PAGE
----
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It’s no coincidence that the conversation takes place at Bret, a bar/restaurant that does a lot with beer and is housed in red sea containers in front of Sloterdijk Station. ‘Bret’ refers both to the nearby nature area and a special kind of brewer’s yeast.
Bret is only one of the many improvements that have been made to the area around Sloterdijk Station, which until recently was considered dismal. A piece on the website upcoming.nl artfully and hilariously tore the station and its surroundings to shreds: ‘Even a burnt-out Fiat Panda looks more inviting than interior and exterior of Sloterdijk Station,’ it read.
‘If you had no business going there, you wouldn’t go at all,’ agrees Pien van der Ploeg, communication consultant in area development at the municipality of Amsterdam. When, on top of all that, the offices around the station started emptying out during the economic crisis – some new buildings never even had a tenant before being converted into hotels – the municipality decided to intervene. ‘We wanted to prevent the area from deteriorating,’ says Arwen Schram, project manager of the team tasked with area development at Sloterdijk. ‘Moreover, we didn’t think that single-purpose office areas were of this time anymore.’
A strategy paper was released, followed by a flexible zoning plan, which allowed for the construction of hotels and housing in the area. ‘The project team saw the potential of the area, but also realised that a great deal had to happen before others would recognise it too. So our reasoning was: instead of first allocating the plots and only then tackling the public space, we should do it the other way around,’ Van der Ploeg says. ‘Our strategy was based on the idea that you have to put cost before benefit. That was quite bold, because it happened during a time of major cutbacks.’
An estate agent for the area was called in and asked users what they needed. Van der Ploeg explains how it unfolded. ‘Do you want a safe pedestrian crossing? Okay, we’ll take care of it. A bench where staff can eat a sandwich at lunchtime? Deal. Those were quick wins. In addition, the team organised symposiums with companies about the future of the area. There was a lot of enthusiasm for that, except with the foreign property owners, because for them you’re nothing more than a column in a spreadsheet.’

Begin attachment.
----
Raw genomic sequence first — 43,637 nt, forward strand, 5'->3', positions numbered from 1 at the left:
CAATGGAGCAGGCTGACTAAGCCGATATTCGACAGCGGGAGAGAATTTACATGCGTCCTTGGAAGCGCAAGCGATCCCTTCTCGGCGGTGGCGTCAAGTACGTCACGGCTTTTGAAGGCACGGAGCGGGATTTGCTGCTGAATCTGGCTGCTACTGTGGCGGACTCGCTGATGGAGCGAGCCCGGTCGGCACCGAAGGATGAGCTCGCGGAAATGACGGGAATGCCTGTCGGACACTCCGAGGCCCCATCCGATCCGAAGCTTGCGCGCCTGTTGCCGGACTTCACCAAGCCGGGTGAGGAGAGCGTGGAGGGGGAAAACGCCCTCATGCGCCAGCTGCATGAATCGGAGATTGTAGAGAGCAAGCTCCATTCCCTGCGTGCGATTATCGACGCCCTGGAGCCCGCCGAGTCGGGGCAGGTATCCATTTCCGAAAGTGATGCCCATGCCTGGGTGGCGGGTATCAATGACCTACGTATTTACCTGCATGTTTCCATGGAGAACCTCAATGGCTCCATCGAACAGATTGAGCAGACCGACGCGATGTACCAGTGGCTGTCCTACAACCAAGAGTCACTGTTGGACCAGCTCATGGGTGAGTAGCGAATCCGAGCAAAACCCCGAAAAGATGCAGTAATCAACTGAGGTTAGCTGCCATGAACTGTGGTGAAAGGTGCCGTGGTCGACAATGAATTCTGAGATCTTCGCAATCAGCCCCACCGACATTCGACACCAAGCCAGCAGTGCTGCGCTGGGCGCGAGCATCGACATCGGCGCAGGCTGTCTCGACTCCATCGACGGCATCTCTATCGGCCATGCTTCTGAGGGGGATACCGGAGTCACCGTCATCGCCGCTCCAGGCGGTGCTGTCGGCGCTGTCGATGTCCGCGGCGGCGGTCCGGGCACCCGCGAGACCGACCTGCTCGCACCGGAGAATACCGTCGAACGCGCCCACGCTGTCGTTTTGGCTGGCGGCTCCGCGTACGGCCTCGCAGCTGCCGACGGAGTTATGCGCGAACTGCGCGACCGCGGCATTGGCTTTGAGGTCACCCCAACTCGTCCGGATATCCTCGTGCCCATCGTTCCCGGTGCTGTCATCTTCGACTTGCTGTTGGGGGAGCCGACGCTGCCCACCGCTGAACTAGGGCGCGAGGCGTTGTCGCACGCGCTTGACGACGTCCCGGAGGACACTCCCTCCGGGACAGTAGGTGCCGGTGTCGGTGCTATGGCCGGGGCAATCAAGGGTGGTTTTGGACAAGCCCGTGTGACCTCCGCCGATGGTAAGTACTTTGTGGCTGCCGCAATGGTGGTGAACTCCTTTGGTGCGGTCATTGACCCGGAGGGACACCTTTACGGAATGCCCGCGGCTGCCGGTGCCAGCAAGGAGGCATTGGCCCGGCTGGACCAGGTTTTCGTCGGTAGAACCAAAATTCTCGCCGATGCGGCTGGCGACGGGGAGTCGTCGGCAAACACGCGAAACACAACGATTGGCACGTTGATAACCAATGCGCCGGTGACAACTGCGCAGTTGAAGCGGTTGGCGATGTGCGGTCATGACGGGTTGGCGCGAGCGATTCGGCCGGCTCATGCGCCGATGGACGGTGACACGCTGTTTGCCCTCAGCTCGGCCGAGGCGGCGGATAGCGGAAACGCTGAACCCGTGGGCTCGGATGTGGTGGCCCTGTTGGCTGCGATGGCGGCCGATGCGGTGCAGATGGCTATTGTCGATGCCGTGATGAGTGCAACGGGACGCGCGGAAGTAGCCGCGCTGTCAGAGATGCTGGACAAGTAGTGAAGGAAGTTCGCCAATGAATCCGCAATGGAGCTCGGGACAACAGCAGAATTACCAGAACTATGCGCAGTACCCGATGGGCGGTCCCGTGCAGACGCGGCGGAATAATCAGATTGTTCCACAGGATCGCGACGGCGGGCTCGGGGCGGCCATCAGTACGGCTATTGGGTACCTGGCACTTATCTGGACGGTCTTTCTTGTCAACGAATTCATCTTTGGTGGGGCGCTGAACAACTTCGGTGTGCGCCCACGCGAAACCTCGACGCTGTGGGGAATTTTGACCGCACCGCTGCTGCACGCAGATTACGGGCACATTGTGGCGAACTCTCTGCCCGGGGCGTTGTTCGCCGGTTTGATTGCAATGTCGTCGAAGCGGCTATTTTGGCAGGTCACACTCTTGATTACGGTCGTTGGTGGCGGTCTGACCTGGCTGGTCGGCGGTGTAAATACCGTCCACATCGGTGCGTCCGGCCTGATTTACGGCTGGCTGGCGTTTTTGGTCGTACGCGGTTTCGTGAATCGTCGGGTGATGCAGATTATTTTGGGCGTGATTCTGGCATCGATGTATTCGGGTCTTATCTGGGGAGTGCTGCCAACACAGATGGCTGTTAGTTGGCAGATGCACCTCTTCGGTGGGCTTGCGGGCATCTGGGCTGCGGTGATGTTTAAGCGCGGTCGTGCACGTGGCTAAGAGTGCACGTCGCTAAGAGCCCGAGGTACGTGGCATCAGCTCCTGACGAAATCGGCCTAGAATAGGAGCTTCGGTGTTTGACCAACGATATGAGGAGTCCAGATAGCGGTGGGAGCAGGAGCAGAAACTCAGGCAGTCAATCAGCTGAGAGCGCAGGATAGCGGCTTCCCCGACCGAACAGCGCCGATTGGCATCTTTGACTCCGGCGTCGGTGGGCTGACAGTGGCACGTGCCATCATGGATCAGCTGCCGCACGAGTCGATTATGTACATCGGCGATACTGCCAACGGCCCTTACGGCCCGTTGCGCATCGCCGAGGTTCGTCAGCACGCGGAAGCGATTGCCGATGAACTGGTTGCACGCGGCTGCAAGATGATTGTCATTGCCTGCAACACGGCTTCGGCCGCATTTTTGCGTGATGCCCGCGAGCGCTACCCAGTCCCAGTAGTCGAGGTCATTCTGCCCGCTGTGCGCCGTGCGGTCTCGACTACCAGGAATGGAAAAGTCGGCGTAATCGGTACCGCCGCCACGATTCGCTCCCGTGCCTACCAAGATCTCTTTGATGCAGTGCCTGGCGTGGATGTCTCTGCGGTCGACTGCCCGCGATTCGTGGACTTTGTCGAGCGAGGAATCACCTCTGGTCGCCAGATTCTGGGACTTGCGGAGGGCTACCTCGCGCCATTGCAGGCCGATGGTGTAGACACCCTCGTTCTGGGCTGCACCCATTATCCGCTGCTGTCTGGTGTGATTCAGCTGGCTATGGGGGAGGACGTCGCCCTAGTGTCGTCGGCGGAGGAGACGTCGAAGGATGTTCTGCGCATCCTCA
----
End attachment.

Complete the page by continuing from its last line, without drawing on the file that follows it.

After the strategy paper and the accompanying zoning plan were developed, the municipality was the first to start working on the station’s square, Orlyplein. This occurred in co-creation with the owners and users of the square. The abandoned bus station became an oasis of green, art and light. The way the footpaths came about was special. ‘In December,’ Van der Ploeg recalls, ‘the designers got together. It had just been snowing, so there were footprints all over the square. The designers used these footprints as a blueprint for the footpaths in between the green areas.’
Part of the strategy for the area was to make it a more attractive place to be. Placemaking was a key aspect of this. For example, there were festivals on unoccupied plots and even in empty offices. Temporary beach chairs and a life-size chess board appeared on Orlyplein. Van der Ploeg took steps of her own as well. She managed to install the largest Christmas tree in Amsterdam in 2015. With the help of the owner of the 95-metre-high Crystal Tower she stuck cardboard panels on the windows of this office building, creating a gigantic lit-up Christmas tree.
The temporary facilities were also essential to making this an attractive place to be. The bar/restaurant pavilion Bret is one example, as is the padel club (padel is a racket sport), which will be opening its doors in late 2017. In agreement with the municipality, Bret launched ‘De Tuin van Bret’, or Bret’s Garden, on an undeveloped piece of land opposite the bar/restaurant pavilion, which included a vineyard, among other things, surrounded by facilities. It too was constructed of red sea containers.